Reconstruction from Japan’s record earthquake and ensuing tsunami may help revive a farming and manufacturing region that was already lagging behind the rest of the economy.
Job prospects in Miyagi, where an estimated 10,000 people were killed, were worse than in most of the nation’s 47 prefectures in January. Neighboring Iwate had been hemorrhaging workers to Tokyo, while Fukushima was becoming increasingly dependent on its remaining factories even as Japanese manufacturers move abroad to emerging Asian markets.
Prime Minister Naoto Kan’s government aims to compile a relief package as soon as next month, with the biggest opposition party calling for a 5 trillion yen ($62 billion) effort, about $5 billion more than South Korea’s 1997 bailout package. A new international airport at Sendai, better road and telecommunication links and incentives for businesses to move to the region could help foster a rebirth, economists said.
“This was a very tragic disaster for the entire nation, but there’s a way to get this reconstruction effort right,” said Akio Makabe, an economics professor at Shinshu University in western Japan. “All these roads and train tracks and facilities are going to be brand new.”
At the Bank of Japan’s Aomori branch at the northern tip of Tohoku, staff members are still trying to estimate the scope of the damage to the area’s economy. The bank will need to replace banknotes damaged by the tsunami and fires, checking each one as it’s submitted, an official at the branch said on condition of anonymity as he’s not approved to speak publicly.
“We are struggling desperately to recover,” Yoshihiro Murai, Miyagi’s governor, said in an e-mail. “I am afraid it will take a few years to revive,” he said, after earlier saying the disaster was “far bigger than we prepared for.”
Blackouts and a lack of gasoline are hindering businesses from returning to normal, and also making it harder for the BOJ to gauge the impact of the disaster, the official said. Further south, the lanes headed from Fukushima toward Tokyo have been clogged with cars. On the night of March 15, an unbroken line of vehicles about 40 kilometers long was seen crawling to the capital.
For now, the government remains engulfed in defusing the threat of radiation spreading from a crippled nuclear power plant in Fukushima, whose cooling system was knocked out on March 11. Tokyo Electric Power Co.’s consequent rolling blackouts have hampered factory operations across the country.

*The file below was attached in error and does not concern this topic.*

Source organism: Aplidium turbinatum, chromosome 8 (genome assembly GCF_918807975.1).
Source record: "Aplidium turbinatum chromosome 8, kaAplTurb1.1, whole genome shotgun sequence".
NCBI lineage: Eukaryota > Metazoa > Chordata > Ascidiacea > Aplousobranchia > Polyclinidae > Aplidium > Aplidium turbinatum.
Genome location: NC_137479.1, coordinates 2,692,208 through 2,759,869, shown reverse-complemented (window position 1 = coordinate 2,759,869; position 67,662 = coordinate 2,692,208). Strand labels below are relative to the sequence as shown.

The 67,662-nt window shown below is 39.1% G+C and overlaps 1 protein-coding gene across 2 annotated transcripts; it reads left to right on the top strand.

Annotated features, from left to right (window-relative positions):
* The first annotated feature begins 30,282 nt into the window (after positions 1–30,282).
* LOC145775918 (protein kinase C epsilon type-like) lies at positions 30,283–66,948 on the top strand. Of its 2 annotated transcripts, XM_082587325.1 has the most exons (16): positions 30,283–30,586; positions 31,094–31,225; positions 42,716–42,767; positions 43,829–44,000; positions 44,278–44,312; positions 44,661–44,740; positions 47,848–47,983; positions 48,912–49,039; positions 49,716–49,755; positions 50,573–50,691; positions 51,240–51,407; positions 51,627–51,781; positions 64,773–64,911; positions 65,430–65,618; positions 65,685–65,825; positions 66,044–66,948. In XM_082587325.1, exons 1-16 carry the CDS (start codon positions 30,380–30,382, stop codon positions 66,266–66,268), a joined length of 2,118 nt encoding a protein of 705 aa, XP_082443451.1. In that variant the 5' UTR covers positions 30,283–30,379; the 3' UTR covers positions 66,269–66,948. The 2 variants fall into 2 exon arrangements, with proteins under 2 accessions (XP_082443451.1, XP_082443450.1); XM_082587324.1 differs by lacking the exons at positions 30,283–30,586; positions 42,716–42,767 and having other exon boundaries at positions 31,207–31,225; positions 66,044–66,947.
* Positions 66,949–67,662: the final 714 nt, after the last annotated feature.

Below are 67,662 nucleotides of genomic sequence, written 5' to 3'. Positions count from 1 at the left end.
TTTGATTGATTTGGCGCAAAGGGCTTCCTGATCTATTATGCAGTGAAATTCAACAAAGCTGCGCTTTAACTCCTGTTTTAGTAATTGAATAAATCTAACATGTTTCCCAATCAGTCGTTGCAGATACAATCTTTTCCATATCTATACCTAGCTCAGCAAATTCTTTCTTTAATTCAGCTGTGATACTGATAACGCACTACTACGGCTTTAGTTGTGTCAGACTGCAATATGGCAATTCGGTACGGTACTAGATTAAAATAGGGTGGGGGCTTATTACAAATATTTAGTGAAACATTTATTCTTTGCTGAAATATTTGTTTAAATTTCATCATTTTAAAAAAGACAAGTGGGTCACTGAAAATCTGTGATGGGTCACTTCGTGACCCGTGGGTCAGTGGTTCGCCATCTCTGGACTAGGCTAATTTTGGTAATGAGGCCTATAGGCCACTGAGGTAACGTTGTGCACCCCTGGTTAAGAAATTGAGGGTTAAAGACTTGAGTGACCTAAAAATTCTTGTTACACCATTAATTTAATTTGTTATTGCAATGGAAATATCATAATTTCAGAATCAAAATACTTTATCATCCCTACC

Stocks resumed their slide today. The Nikkei 225 Stock Average fell 2.1 percent as of 11 a.m. local time, after rebounding yesterday from a two-day plunge of more than 16 percent.
Goldman Sachs Group Inc. estimated damage from the disaster to reach 16 trillion yen, while Morgan Stanley analysts said it would be tens of trillions of yen.
Sendai, the 12th most populous city in the nation, may be the fastest to recover as companies rush to tend to their damaged facilities and the government builds the infrastructure necessary to resume operations at those businesses, according to economist Soichi Okuda, chief economist at Sumitomo Shoji Research Institute in Tokyo.
Sendai Shiogama port reopened yesterday as companies struggled to bring their operations back online after the magnitude 9 earthquake and tsunami.
Japan Tobacco Inc., the world’s third-largest publicly traded cigarette maker, said the quake damaged its factories in Fukushima and Ibaraki and has halted operations at those plants as a result. Kanto Auto Works, an assembler of passenger cars for Toyota Motor Corp., said it’s working to restore facilities in Iwate that were damaged by the quake.
Sendai was first developed in the early 1600s by Date Masamune, the a daimyo, or feudal lord, and ally of Shogun Tokugawa Ieyasu. Date built the fishing village into a trade hub.
An airport built in Sendai, Tohoku’s unofficial capital, in 1940 and bullet trains reaching Morioka, Iwate, in 1982 helped the region stay connected to the booming economies around Tokyo. Shipments out of Fukushima, Miyagi and Iwate, the three prefectures hardest hit in the disaster, totaled 9.6 trillion yen in 2009, according to Trade Ministry data.
Counterbalance to Tokyo
“Rebuilding Sendai could actually be an opportunity to try to create a growth pole in northern Japan,” said Marcus Noland, deputy director of the Peterson Institute for International Economics in Washington and co-author of the 2001 book “No More Bashing: Building a New Japan-United States Economic Relationship.” “Tokyo’s sucking the life out of the rest of the country, and this may be an opportunity to do something up in Sendai which would start to act as a counterbalance to that.”
Aomori and Akita, two of the six prefectures that make up Tohoku, have suffered Japan’s biggest declines in population in recent years as younger workers moved to bigger cities. About a quarter of Aomori high school graduates left the prefecture in 2009.
As policy makers deploy reconstruction funds, one danger is increasing reliance on public spending rather than private business.
“Public works spending will obviously surge as we rebuild the area, but the challenge will be to do it in a way that ensures sustainable growth in the long-term,” said Tamai Chino, an analyst who focuses on regional economies at Mizuho Research Institute in Tokyo. “They need to have a clear plan for the future.”
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